Skip To Content

 

Statement and spokesperson available: Conditions in Al Hol camp, Syria, and call for British children to be given best chance of recovery in the UK 

George Graham, Save the Children’s Lead on Protecting Children in Conflict, said:

“Children in Syria who have fled ISIS-held areas are innocent. They are swept up in horrific events far beyond their control and their short lives have been full of violence and fear. Now they are stranded in desolate camps in dire conditions. Many have injuries or disabilities from the fighting. At least 300 children have already died there. 

“Save the Children fights for children wherever they are battling the world’s horrors, which are never of their making. We’re responding to the needs of the children in North East Syria and their physical and psychological wounds run deep. 

“One 15-year old girl arrived at the camps with shrapnel embedded in her stomach. She was in so much pain while waiting for treatment that she resorted to cutting it out herself using a rusty razorblade that she found on the floor.

“Another girl, who was 14 when she was taken to Syria, told us that under ISIS she was raped, forced to marry and saw her father beheaded. A 15-year old boy told us he was imprisoned and given lashes.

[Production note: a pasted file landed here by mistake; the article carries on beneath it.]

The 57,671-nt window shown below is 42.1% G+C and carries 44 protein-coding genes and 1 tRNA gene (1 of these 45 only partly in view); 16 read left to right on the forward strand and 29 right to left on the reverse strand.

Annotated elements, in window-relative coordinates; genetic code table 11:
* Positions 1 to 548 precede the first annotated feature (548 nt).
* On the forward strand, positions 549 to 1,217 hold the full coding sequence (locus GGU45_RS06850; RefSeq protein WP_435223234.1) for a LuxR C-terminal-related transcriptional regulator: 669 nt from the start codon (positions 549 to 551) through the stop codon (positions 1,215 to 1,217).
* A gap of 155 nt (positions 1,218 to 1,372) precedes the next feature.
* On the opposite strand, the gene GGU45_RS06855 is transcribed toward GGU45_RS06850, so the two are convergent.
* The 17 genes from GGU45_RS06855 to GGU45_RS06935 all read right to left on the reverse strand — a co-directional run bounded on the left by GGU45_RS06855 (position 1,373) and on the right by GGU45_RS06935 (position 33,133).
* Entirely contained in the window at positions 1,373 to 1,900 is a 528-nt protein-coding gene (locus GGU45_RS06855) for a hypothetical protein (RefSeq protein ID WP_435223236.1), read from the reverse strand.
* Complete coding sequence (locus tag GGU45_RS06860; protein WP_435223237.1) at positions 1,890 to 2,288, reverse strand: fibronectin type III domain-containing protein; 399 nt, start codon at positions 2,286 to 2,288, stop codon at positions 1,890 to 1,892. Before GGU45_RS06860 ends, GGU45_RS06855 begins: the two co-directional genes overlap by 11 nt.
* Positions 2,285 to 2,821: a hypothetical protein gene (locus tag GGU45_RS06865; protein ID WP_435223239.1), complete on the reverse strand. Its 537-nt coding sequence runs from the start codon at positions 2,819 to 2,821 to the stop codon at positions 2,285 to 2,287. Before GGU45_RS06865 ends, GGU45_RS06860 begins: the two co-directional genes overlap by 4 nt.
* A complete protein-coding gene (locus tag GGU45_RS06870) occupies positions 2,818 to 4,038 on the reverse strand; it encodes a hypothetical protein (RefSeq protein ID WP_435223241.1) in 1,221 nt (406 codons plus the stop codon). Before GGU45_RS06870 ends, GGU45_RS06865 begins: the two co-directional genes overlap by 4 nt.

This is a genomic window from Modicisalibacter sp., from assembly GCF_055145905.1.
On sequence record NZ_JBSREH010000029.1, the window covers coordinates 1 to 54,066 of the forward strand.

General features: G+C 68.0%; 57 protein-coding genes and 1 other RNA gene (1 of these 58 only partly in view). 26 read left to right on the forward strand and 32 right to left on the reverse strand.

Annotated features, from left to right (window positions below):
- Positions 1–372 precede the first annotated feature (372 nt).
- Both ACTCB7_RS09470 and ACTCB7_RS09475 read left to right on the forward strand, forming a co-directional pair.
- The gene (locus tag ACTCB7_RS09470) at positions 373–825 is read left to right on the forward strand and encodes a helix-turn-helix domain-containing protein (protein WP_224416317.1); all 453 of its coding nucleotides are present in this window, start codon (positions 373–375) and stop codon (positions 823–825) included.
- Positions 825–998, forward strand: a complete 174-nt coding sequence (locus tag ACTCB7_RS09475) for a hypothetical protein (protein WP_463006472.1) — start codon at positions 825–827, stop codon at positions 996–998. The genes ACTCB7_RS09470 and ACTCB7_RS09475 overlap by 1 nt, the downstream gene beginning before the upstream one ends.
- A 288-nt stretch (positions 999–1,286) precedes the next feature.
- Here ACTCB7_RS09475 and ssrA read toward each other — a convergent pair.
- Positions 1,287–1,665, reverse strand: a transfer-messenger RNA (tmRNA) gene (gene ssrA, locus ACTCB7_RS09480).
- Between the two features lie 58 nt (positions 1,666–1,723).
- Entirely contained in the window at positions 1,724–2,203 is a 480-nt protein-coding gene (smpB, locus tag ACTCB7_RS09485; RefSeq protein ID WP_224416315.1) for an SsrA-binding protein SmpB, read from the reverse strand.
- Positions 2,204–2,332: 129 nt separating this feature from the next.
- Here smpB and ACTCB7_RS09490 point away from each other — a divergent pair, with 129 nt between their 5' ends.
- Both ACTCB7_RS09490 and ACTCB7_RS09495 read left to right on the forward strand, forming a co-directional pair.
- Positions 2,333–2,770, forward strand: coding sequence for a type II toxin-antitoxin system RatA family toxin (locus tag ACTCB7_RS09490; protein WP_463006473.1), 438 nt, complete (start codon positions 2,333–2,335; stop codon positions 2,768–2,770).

“But we know that with the right care children bounce back, recover and amaze us. They want to play and learn, and just be children again. They want to grow up to be doctors, teachers and football players. These children are no different, no matter what they’ve been dragged into by the decisions of adults. 

“All children deserve help to recover. We can and must give the British children in the camps the best chance for recovery by bringing them to the UK to be surrounded by care and support. The actions of ISIS and the war in Syria have already claimed too many children’s lives.

“When we started helping one 15-year old boy he told us ‘I was so surprised to find kindness in an adult. I wasn’t expecting that there would be people in the world who want to help children like me’.”

END

Find out more about our work